Aurora Magazine

Promoting excellence in advertising

Just Saying

Published in Jul-Aug 2023

Aurora's editorial from the July-August 2023 issue.

First things first. Despite the stress and the gloomy times we live in; the economic uncertainties, the rising cost of living and the frustration of not understanding why, when the prescriptions are so obvious, Pakistan is unable to turn the corner and move towards some sort of long-term economic stability and progress – despite all this, we have a ray of bright sunshine. So without further ado, very warm congratulations to the wonderful women and men who recently shone at the Cannes Lions Festival of Creativity.

Congratulations to Raaj Kheraj and Ezza Syed from the Adcom Leo Burnett team for winning the Silver Medal at the Young Lions Competition and to Sameer Ali, also from Adcom Leo Burnett, for his selection to the Creative Academy. Congratulations to the indomitable Atiya Zaidi from BBDO Pakistan for winning the Glass: The Lion for Change Gold Award, for EBM’s campaign ‘Schoolgirls Newscasters’ – and felicitations to EBM for being the sort of client ready and willing to move the needle (we need more!). Finally, and not least, congratulations to Ali Rez, a veteran recipient of innumerable international and local advertising and creativity awards. Ali Rez has brought honour to Pakistan for being the first creative from Pakistan to have been selected as Jury President of the Cannes Festival. An amazing triumph for Pakistani creativity and a source of inspiration for everyone involved in this exciting calling that is advertising.

On to our cover story, where we take a look at Gen Z through the prism of food. By any measure, and whichever way one chooses to take it, Gen Z are inherently different from any of the preceding generations. Of course, all generations are different – especially when young – until the passage of time, the assumption of responsibilities and challenging encounters with the unexpected reshape outlooks, equalising them to the dimensions of what we call the human condition. Nevertheless, this generation is different.

Gen Z are different because they exist in an age of accelerated evolution, where change is a state of being rather than a happenstance. Because they exist in a time when the rules that govern our customs and behaviour – what is expected of us and what we can be certain of expecting – have been disrupted. Because they exist in a time when the definition of what is true and what is false is disappearing. And perhaps most of all because Gen Z inhabit two worlds; the physical and the digital. All previous generations, the Millennials included, were born at a time when it was still possible to experience (in varying degrees of advancement) the transition to the new world we are living in. For Gen Z, the world as experienced by even their immediate preceding generation, is a world that belongs to the past; a world they can perhaps imagine but will not have as a reference point for a lived experience. And all this is expressed in the way they want to live and in their lifestyles.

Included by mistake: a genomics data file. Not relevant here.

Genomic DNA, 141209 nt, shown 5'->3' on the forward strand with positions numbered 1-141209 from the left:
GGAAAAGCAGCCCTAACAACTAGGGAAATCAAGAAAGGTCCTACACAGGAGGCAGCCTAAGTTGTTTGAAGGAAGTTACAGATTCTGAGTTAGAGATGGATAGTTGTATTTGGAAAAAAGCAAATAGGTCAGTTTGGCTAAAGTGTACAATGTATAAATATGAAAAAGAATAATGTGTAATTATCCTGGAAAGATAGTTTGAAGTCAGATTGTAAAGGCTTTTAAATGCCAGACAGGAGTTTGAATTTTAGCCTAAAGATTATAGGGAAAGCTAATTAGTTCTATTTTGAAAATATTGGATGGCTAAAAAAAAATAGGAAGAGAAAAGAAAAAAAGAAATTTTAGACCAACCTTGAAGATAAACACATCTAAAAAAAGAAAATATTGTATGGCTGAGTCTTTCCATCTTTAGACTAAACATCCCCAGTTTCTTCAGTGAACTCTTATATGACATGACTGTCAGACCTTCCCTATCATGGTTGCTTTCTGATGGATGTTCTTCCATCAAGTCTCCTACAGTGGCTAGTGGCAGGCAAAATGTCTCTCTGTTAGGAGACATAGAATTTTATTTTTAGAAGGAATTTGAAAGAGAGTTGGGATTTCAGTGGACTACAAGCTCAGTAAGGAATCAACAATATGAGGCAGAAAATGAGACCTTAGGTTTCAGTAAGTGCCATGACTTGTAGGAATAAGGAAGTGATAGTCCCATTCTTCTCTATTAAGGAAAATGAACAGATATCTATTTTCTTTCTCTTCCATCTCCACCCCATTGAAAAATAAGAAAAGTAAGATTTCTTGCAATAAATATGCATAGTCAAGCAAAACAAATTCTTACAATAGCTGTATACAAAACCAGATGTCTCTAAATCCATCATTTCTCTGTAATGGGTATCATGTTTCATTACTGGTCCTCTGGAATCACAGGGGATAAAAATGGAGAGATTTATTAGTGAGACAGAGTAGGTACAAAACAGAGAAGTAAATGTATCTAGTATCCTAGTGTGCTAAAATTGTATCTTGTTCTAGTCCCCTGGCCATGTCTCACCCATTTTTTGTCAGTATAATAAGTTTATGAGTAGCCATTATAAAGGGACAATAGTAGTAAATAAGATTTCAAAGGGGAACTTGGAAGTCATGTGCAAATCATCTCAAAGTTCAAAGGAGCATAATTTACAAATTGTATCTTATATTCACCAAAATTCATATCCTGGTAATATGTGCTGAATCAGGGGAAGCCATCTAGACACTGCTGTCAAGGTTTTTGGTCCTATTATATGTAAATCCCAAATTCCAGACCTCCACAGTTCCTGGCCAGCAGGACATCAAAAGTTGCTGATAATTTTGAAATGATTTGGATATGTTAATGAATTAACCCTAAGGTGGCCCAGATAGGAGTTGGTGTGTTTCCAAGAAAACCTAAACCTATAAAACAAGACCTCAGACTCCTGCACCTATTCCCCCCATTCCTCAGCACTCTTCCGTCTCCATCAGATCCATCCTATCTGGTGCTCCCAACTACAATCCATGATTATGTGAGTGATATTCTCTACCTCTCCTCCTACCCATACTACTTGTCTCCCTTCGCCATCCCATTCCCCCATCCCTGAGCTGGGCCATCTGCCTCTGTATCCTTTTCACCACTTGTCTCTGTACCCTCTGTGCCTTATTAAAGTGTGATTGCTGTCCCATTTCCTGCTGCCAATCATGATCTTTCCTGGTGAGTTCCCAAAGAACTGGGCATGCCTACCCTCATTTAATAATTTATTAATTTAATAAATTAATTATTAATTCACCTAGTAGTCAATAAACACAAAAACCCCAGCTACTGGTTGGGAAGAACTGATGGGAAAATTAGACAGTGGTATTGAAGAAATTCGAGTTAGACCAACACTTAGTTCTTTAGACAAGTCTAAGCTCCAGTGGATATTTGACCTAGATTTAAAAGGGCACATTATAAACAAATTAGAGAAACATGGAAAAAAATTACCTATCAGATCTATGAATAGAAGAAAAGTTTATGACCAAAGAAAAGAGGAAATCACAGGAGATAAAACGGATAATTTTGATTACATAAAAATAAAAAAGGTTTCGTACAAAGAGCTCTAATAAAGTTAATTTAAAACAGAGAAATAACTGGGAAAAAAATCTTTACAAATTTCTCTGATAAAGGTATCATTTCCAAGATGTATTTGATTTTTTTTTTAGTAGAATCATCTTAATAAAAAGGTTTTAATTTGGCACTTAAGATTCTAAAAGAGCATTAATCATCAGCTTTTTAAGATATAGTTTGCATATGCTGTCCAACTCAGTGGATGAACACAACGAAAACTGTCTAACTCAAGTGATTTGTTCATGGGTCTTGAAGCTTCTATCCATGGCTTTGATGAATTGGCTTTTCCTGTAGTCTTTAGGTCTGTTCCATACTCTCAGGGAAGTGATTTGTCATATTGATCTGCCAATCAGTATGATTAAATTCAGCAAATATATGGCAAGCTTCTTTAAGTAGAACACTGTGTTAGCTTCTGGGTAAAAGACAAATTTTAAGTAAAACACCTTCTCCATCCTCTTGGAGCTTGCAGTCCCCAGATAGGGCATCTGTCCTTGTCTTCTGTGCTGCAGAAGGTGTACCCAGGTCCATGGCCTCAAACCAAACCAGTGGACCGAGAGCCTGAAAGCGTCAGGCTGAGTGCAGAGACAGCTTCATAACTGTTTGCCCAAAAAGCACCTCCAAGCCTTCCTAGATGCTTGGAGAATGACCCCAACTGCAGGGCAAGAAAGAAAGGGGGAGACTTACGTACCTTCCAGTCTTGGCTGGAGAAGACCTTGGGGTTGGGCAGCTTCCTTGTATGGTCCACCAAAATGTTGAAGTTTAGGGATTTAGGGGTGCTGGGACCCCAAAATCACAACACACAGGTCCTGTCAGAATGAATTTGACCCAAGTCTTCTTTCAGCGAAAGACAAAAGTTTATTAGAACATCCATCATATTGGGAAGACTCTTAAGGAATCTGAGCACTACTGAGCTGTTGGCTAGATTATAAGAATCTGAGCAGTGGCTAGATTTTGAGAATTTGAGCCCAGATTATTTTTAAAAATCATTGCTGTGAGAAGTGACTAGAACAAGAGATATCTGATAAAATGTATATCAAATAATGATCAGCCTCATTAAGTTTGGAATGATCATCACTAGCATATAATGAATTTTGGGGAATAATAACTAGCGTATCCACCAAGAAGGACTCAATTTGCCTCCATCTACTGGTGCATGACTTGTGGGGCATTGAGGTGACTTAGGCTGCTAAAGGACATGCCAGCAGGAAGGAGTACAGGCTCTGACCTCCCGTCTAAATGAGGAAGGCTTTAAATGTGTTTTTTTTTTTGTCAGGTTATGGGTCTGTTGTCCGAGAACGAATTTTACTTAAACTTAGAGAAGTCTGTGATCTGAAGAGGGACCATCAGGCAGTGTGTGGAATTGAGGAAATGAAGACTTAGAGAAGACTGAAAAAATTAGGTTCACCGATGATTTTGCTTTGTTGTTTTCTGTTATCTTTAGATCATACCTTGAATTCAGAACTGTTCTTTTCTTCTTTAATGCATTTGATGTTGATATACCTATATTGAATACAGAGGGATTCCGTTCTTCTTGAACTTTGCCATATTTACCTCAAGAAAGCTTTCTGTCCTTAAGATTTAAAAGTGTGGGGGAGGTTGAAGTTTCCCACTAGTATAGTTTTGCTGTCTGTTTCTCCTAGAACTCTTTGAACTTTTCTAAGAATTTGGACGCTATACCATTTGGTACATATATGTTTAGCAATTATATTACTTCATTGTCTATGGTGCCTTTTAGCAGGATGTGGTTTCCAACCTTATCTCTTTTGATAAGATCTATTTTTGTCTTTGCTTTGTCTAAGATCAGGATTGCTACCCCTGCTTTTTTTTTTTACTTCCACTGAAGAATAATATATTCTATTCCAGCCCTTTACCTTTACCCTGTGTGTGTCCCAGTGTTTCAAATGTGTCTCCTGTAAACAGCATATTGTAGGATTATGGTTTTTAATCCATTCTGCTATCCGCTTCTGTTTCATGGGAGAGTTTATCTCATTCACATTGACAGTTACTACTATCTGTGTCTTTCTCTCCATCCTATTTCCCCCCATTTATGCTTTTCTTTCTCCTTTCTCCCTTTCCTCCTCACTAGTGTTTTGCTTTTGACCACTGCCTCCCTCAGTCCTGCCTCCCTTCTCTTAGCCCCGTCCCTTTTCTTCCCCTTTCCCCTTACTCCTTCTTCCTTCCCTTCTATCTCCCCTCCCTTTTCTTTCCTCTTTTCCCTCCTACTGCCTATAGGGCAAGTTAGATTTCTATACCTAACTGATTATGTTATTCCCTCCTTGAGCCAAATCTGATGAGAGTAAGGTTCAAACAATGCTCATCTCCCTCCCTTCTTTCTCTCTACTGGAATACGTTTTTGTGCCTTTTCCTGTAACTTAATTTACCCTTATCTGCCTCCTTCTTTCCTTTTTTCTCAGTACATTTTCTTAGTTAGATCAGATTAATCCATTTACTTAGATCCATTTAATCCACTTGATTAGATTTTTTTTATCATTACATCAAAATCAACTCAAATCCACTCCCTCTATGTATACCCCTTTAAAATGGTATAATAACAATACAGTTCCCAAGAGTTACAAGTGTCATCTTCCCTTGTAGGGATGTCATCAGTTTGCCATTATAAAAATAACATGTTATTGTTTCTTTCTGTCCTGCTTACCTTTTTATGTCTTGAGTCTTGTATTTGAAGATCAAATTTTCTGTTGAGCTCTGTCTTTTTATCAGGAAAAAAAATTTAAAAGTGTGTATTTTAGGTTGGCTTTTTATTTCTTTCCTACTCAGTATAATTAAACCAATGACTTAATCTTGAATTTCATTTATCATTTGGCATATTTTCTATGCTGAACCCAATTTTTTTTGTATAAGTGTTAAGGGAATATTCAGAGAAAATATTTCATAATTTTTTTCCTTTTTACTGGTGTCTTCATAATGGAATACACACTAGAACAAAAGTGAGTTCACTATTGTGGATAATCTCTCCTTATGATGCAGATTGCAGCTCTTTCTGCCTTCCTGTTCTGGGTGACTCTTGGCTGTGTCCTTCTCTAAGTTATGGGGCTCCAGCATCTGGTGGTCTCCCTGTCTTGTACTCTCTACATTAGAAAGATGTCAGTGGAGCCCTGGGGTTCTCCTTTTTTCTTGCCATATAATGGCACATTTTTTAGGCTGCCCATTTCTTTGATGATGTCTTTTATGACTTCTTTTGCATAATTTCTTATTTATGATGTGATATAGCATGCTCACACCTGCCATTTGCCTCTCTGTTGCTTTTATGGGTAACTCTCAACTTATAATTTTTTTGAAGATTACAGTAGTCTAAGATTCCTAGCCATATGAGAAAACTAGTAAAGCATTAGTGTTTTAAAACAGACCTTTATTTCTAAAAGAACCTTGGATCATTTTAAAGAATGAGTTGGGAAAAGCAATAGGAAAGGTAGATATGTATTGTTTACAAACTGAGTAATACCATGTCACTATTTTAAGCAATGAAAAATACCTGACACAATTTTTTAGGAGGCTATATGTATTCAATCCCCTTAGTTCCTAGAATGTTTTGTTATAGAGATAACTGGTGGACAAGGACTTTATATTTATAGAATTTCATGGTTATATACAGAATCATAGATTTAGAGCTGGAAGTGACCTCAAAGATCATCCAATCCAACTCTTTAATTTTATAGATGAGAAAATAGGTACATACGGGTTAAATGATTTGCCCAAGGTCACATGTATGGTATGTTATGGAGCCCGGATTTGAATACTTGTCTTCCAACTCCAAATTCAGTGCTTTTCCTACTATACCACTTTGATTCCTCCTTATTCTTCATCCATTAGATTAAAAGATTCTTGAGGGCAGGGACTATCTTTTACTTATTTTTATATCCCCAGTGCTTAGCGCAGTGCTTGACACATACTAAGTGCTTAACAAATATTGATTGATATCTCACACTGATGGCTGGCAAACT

Implied in all the above is the overarching influence of social media. Social media has made Gen Z both more sociable and more isolated. More social because they can pretty much connect to anyone they want to. Isolated, because almost (but not) everything they do is through the agency of the screen rather than person to person, eyeball to eyeball. And this applies to their food preferences too. It is through their screen that they learn about and discuss food. They may not be able to eat through their screen (at least not yet), but their food experience is not complete unless it has been given a screen presence before, during or after consumption – preferably all three.

This said, it is not only about the screen. Gen Z bring a robust approach to what they like to eat. Their worldview embraces both diversity and authenticity, leading them to try what is different, and then blend different flavours and textures and conjure new dishes if not cuisines, and while their awareness about sustainability motivates them to lean towards the organic and embrace ingredients that are locally available. They are also price sensitive; they live in times when the cost of living is on a perpetual rise, irrespective of where they live. And they love to share their food experiences, and in so doing they multiply the experience exponentially across different social media platforms, creating new trends that make it hard for the purveyors of food, be they brands or the establishments that serve or deliver food, to keep up. And yet keep up they must. Not only in what they serve but also in how they serve it (everything must be Instagrammable) and when they serve it (traditional opening and closing hours may need revising).

Like everything they do, Gen Z are bringing a new outlook to the dining table – an outlook that is the product of the way they live. To even start connecting with them, brands in Pakistan will need to take an altogether more granular approach to understanding this generation.